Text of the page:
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Stocks close lower, pull back from record levels but Snap shines in IPO

CNBC logo CNBC 3/2/2017 Fred Imbert

U.S. equities closed lower on Thursday as financials lagged, while social media company Snap had a strong performance in its initial public offering.

The Dow Jones industrial average fell about 100 points about 20 minutes before the close, with Caterpillar contributing the most losses. Caterpillar's stock declined more than 4 percent after law enforcement officials searched their offices.

Art Hogan, chief market strategist at Wunderlich Securities, said he is not worried about this decline. "I'd be much more concerned if, after being up 300 points yesterday, we were up 100 points today.

The S&P 500 declined 0.64 percent, with financials declined more than 1 percent. The Nasdaq composite fell 0.8 percent.

"It's only normal. We're at record levels and at some point, it's natural to see some profit taking," said Peter Cardillo, chief market economist at First Standard Financial.

Snap — the parent company for social media platform Snapchat — saw its stock risemore than 50 percent after opening for trade, pushing it well above the $17 a share it priced its IPO. Investors eagerly awaited the IPO as they looked for clues on the health of the technology IPO market.

"Given all the negatives associated with this company, it's going to be one of the more interesting stories we'll see in the next few days," said Maris Ogg, president at Tower Bridge Advisors.

Snap entered public market a day after the three major U.S. stock indexes posted their best session of the year on the back of President Donald Trump's speech to Congress.

"This still is not the major optimism we need for a top," said Chuck Self, chief investment officer at iSectors. "But ... I think there aren't too many more feel-good speeches the president can give without specifics."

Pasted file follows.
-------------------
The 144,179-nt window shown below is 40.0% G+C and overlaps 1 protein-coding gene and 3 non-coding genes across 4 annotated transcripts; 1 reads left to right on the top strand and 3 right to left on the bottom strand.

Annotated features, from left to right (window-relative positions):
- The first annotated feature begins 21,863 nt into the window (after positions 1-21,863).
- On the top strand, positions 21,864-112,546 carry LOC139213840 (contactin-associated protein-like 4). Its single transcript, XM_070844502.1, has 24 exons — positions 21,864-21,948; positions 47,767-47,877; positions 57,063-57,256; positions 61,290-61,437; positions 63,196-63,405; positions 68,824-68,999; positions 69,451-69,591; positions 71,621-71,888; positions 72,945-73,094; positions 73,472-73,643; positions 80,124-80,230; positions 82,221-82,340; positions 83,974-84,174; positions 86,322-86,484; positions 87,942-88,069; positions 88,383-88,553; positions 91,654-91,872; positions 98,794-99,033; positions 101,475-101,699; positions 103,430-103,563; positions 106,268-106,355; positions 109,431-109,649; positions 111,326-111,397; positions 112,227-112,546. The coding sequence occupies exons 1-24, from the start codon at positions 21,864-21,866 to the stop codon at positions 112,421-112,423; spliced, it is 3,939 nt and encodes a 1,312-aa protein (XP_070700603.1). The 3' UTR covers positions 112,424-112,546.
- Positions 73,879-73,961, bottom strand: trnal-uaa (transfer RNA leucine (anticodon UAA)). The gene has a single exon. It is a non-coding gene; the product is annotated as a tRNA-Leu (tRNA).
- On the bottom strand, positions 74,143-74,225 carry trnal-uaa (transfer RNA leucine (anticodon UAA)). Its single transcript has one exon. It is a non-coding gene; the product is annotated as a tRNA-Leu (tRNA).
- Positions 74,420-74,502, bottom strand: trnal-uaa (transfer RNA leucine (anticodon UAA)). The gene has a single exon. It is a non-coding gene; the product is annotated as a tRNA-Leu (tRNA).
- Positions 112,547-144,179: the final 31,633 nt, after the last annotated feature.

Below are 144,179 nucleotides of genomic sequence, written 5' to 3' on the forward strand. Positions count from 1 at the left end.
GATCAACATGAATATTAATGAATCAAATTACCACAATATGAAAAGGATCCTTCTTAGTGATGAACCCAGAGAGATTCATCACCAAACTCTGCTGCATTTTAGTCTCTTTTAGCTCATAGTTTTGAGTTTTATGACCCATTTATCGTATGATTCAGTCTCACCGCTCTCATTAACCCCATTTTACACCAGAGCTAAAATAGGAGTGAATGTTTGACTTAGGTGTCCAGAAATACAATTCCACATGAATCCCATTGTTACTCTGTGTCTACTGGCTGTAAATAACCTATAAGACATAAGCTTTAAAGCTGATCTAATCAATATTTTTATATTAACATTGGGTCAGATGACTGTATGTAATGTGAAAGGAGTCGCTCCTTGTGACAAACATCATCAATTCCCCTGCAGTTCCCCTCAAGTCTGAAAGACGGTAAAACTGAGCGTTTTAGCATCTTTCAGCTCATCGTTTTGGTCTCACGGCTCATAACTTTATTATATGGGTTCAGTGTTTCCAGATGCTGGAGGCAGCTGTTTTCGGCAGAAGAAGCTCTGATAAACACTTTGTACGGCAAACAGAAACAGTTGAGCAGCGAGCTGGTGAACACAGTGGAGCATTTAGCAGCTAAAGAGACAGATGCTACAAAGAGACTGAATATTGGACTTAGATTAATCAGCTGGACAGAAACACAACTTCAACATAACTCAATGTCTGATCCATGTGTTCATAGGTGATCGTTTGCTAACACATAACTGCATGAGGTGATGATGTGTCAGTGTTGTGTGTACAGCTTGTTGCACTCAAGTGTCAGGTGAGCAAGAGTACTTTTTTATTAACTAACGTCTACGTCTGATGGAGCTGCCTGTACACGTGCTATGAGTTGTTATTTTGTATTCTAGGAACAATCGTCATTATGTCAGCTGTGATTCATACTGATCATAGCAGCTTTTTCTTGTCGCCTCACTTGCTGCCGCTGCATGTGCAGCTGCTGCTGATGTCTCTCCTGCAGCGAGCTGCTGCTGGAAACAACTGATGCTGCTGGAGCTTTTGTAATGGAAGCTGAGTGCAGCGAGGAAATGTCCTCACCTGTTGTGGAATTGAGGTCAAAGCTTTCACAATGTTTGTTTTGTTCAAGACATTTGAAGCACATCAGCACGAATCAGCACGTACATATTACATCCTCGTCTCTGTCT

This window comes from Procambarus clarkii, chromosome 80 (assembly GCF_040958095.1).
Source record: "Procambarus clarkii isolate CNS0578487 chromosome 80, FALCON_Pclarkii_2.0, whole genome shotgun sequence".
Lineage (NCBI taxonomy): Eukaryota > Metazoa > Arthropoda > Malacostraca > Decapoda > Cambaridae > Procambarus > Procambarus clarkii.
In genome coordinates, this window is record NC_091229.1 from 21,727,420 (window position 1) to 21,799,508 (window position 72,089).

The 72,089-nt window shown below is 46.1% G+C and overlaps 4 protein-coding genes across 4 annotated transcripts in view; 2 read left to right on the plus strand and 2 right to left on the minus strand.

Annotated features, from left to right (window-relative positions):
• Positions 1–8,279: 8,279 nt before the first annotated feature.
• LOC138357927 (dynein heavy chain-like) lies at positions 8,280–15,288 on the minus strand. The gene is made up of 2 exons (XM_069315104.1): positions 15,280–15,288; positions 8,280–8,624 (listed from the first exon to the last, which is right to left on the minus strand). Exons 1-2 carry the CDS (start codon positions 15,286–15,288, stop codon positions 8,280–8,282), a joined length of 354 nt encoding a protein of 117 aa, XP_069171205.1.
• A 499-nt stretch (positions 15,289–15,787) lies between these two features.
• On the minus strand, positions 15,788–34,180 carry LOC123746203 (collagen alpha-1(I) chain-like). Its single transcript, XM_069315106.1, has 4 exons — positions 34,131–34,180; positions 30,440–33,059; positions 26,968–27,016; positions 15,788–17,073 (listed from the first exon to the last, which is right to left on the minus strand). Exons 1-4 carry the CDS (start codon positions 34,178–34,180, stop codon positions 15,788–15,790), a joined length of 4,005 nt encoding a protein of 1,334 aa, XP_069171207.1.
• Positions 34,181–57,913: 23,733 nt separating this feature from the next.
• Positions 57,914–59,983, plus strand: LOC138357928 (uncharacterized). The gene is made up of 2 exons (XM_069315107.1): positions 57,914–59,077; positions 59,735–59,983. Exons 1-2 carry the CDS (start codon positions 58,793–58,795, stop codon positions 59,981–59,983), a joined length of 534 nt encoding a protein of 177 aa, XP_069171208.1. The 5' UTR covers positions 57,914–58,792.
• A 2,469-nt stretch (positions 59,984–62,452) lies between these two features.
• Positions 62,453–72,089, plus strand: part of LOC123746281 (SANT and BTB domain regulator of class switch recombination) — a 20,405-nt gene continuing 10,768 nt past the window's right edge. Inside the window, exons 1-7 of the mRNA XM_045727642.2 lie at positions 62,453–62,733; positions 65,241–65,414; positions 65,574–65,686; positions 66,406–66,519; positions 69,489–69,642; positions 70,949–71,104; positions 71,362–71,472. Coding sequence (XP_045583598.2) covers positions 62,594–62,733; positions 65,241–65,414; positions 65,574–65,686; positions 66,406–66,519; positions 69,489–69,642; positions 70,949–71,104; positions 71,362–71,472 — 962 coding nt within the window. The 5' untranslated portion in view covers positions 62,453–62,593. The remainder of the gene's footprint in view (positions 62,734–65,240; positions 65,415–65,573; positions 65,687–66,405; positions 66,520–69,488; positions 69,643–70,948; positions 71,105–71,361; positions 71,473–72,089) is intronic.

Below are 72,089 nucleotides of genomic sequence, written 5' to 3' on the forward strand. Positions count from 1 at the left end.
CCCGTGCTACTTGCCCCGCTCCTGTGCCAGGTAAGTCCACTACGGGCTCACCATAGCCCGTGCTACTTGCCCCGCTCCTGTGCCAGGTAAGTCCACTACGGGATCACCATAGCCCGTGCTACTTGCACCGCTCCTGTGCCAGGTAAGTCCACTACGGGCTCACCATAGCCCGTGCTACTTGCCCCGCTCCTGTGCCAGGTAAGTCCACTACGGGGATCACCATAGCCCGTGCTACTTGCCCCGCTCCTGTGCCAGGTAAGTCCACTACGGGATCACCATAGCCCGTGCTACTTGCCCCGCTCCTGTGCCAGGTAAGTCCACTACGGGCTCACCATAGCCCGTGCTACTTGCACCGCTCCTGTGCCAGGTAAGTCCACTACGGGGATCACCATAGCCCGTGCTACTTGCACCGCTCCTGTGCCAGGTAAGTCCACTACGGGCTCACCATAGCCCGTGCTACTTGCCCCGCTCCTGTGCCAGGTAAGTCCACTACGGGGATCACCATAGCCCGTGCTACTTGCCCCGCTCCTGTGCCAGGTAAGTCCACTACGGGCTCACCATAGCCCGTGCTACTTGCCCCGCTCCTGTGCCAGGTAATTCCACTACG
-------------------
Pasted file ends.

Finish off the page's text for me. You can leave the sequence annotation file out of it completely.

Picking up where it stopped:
Also rising have been expectations for a Federal Reserve rate hike this month, amid a combination of strong economic data and hawkish rhetoric from several key officials.

Most recently, Fed Governor Lael Brainard — a known dove in the central bank's monetary policy committee — said Wednesday evening the Fed could raise rates "soon," citing an improved global economy.

"We are closing in on full employment, inflation is moving gradually toward our target, foreign growth is on more solid footing, and risks to the outlook are as close to balanced as they have been in some time," Brainard said.

Fed Governor Jerome Powell said Thursday that "the case for a rate increase for March has come together."

Market expectations for a March rate hike were around 80 percent, according to the CME Group's FedWatch tool.

"The Fed finally is on board that the economy is fine, ... and that's a positive for Wall Street," said Tower Bridge's Ogg.

In economic news, initial U.S. jobless claims totaled 223,000, well below the expected 243,000. Last week's reading increased 6,000 to 244,000.

"The overall trend in employment continues to be pretty positive," said Eric Freedman, chief investment officer at U.S. Bank Wealth Management. "The real question is whether that will drive more people into the labor market."

U.S. Treasury yields rose, with the two-year note yield hitting a fresh 2009 high, while the 10-year note yield reached its highest level since Feb. 16.

The Dow Jones industrial average was last down 66 points, or 0.31 percent, to 21,053, with Caterpillar leading decliners and Home Depot the top advancer.

The S&P 500 dropped 10 points, or 0.43 percent, at 2,385, with financials leading seven sectors lower and utilities outperforming.

The Nasdaq composite declined 28 points, or 0.48 percent, to 5,875.

About three stocks declined for every advancer at the New York Stock Exchange, with an exchange volume of 486 million and a composite volume of 2.355 billion in afternoon trade.

The CBOE Volatility Index (VIX), widely considered the best gauge of fear in the market, traded near 11.8.

—Reuters contributed to this report.

On tap this week:


Earnings: WPP Group

9:45 a.m. Services PMI

10:00 a.m. ISM nonmanufacturing

10:15 a.m. Chicago Fed President Charles Evans, Richmond Fed President Jeffrey Lacker

12:15 p.m. Fed Gov. Jerome Powell

1:00 p.m. Federal Reserve Vice Chairman Stanley Fischer at Monetary Policy Forum

1:00 p.m. Fed Chair Janet Yellen, Executives Club of Chicago on outlook, with Q&A

Fred Imbert


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